It’s hard to believe now, but there was a time when Hollywood studios invested in making adventurous and engaging movies year-round and not just for Oscar season.

While the halcyon days of American cinema during the 1970s have been shrouded by mythology so thick the truth of the era is frequently obscured, there’s no denying that the New Hollywood era produced a larger quotient of quality works than we’ve seen in any single period since.

The Metrograph on the Lower East Side is hardly the first repertory cinema to acknowledge this truth with a program, but they’ve found a unique and intriguing way of doing it with their Universal in the ’70s series, the first part of which begins Wednesday.

The studio stood at the vanguard of this exciting new era thanks to the efforts of chief Ned Tanen, who fostered the directorial projects of everyone from John Cassavetes (“Minnie and Moskowitz”) to Monte Hellman (“Two-Lane Blacktop”) and Peter Fonda (“The Hired Hand”), while launching the careers of Steven Spielberg and George Lucas, the giants who would change the industry forever.

This edition of the Universal series, which runs through Feb. 7, commences with “Puzzle of a Downfall Child,” the directorial debut of Jerry Schatzberg starring Faye Dunaway as a former fashion model living an isolated existence who looks back on her life in the spotlight. Schatzberg, who shot Bob Dylan’s “Blonde on Blonde” cover image, made his filmmaking debut here and would go onto further success with movies like “The Panic in Needle Park” and “Scarecrow.” He’ll hold a Q&A after the 7 p.m. screening.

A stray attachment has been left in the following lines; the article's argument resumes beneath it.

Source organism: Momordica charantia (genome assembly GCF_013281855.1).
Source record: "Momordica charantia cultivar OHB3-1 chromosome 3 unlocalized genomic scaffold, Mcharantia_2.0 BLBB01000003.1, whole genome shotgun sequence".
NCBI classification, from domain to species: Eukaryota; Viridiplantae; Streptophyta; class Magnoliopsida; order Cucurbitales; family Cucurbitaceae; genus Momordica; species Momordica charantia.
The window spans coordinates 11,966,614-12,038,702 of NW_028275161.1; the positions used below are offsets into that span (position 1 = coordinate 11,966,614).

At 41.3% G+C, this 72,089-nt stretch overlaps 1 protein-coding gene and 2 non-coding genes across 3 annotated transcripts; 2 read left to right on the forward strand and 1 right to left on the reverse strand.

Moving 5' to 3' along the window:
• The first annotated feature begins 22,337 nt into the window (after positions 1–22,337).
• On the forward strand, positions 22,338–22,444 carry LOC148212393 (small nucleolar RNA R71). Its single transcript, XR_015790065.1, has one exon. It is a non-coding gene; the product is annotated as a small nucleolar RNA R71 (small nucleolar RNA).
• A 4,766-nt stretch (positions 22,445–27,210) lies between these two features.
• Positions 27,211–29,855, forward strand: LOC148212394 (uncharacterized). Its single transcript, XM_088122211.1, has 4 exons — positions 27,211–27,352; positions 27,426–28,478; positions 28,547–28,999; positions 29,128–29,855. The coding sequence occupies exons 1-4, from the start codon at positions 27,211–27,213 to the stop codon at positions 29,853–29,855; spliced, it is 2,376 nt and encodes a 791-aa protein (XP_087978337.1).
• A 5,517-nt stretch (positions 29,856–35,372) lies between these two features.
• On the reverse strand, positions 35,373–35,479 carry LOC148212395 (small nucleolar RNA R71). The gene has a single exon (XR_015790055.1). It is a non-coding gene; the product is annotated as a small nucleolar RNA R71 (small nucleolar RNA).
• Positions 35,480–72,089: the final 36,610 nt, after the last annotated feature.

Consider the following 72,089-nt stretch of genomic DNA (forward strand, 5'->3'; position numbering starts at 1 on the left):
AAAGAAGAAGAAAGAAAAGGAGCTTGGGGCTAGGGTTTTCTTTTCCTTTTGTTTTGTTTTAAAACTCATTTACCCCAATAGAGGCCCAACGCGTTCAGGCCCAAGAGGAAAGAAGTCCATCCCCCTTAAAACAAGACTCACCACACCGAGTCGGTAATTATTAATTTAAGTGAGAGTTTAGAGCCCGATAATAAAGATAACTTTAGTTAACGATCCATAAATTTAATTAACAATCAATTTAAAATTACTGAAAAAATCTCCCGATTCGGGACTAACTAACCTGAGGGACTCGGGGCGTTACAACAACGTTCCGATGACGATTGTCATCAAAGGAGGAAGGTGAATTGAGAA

Other highlights include the early Spielberg car-movie duo of “Duel,” the thriller about a trucker stalking a driver on a California highway, which the young filmmaker originally made for ABC TV in 1971, and “The Sugarland Express,” in which Goldie Hawn and her escaped prisoner husband William Atherton hit the road to reunite with their son, with a lawman hostage in tow.

Paul Newman spent his career making movies rife with gravitas and dramatic power. “Slap Shot” was not one of those pictures, but George Roy Hill’s effort about a misfit minor-league hockey team stands out as one of the best sports movies ever made, understanding that when it comes to the big screen, quirky personalities matter more than athletic accomplishments.

Also showing: Alfred Hitchcock’s final movies — “Frenzy” and “Family Plot” — and George Lucas’ “American Graffiti,” among many others.

The latter picture, made four years before “Star Wars,” practically invented the single-evening, teenage nostalgia subgenre and maintains great novelty value as one of the few examples of Lucas’ talents beyond his galaxy far, far away.